Quality Number 4: Extensive knowledge about the inside and outside of a horse.

You sense your teacher has a deep understanding about horse psychology and horse physiology. That means, they get what is going on inside the mind and emotions and at the same time, they see the value of helping a horse physically. Horses need help learning balance and self carriage. Once a horse learns, they need reminding from time to time.

What all that means is, many instructors don't know anything about horse psychology or physiology. You can ask just a few pointed questions to uncover their knowledge base. For example. I always recommend asking your potential instructor these four questions:

1. Do you believe the horse is created to be mans servant?
This is tricky to answer, and that's why I love this question. A "yes" answer shines a small light on how your teacher thinks about horses. A "no" answer is better but doesn't give you all the data yet either. When you ask them to explain, you have the opportunity to see deep inside their own mental processes. The ideal answer is, "I don't know, many people do believe that. What I believe is that horses can be wonderful partners if they are treated with respect." Some variation of that answer would suffice.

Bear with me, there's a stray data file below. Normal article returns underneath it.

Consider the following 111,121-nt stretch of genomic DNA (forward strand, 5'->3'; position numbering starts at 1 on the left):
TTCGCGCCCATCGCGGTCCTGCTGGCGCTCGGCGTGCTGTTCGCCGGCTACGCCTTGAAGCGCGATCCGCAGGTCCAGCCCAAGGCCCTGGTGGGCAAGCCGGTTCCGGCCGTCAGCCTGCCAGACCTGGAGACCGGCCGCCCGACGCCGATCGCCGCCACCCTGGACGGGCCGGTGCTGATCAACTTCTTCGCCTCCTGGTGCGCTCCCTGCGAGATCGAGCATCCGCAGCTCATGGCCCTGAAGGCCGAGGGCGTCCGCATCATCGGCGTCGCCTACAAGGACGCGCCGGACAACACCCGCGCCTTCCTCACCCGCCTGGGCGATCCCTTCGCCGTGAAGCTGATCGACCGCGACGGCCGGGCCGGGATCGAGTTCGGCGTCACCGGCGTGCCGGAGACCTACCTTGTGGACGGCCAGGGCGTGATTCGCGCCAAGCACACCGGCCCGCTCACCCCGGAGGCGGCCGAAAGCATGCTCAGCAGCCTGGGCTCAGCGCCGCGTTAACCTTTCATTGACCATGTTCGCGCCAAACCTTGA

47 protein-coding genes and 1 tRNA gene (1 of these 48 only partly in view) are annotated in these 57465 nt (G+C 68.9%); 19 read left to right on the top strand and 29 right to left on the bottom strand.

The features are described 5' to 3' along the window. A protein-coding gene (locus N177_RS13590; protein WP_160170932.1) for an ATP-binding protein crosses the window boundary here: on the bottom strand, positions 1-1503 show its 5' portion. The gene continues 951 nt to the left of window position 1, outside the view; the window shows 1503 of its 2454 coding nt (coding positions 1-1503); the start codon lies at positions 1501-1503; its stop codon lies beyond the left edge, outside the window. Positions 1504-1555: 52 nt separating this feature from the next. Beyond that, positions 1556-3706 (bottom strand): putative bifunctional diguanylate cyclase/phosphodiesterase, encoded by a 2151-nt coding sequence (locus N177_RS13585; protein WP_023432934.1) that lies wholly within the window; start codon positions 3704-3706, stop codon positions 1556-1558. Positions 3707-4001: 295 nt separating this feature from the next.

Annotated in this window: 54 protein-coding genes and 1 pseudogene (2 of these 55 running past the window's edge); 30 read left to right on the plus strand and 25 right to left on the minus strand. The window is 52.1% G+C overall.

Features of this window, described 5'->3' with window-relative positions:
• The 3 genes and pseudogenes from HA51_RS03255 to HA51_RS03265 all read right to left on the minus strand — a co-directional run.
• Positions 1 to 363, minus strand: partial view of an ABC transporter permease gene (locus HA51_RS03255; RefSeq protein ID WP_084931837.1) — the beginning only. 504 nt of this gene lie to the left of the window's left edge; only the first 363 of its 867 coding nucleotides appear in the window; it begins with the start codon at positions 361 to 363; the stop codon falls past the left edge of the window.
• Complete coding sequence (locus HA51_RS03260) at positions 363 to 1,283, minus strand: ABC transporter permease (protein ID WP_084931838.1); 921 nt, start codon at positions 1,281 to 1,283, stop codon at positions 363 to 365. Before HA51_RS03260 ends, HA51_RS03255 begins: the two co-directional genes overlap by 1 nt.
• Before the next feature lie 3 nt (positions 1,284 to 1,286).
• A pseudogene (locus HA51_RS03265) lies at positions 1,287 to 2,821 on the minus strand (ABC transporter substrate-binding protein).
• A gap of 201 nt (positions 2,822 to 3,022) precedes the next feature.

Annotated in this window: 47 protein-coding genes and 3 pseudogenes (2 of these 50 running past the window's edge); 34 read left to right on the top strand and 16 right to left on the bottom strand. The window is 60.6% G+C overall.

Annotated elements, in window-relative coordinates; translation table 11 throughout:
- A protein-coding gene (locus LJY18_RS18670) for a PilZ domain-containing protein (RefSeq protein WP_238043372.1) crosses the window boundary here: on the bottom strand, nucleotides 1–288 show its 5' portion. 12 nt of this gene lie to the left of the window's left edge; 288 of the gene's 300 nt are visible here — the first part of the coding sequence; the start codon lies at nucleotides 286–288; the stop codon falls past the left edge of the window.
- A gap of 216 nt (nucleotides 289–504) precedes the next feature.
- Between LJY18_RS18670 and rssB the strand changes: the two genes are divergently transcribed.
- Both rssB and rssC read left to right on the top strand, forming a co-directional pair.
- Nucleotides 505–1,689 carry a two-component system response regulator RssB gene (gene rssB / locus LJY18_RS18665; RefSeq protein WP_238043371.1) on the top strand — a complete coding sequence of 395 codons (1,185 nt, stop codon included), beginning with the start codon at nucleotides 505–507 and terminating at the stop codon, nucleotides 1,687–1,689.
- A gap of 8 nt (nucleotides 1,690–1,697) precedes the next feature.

2. How quickly do you move beyond the foundation into higher performance tasks?
If you find your instructor boasting about getting from point A to point B in their training in a short amount of time, you know instantly they could be prioritizing speed over quality. You don't want a speedy instructor. You want an effective instructor, yes, but not a speedy one. Speeding through learning processes destroys the horses trust in humans and also can destroy your own confidence. My favorite answer is, "I take the time it takes, the horse will tell me when he's ready!'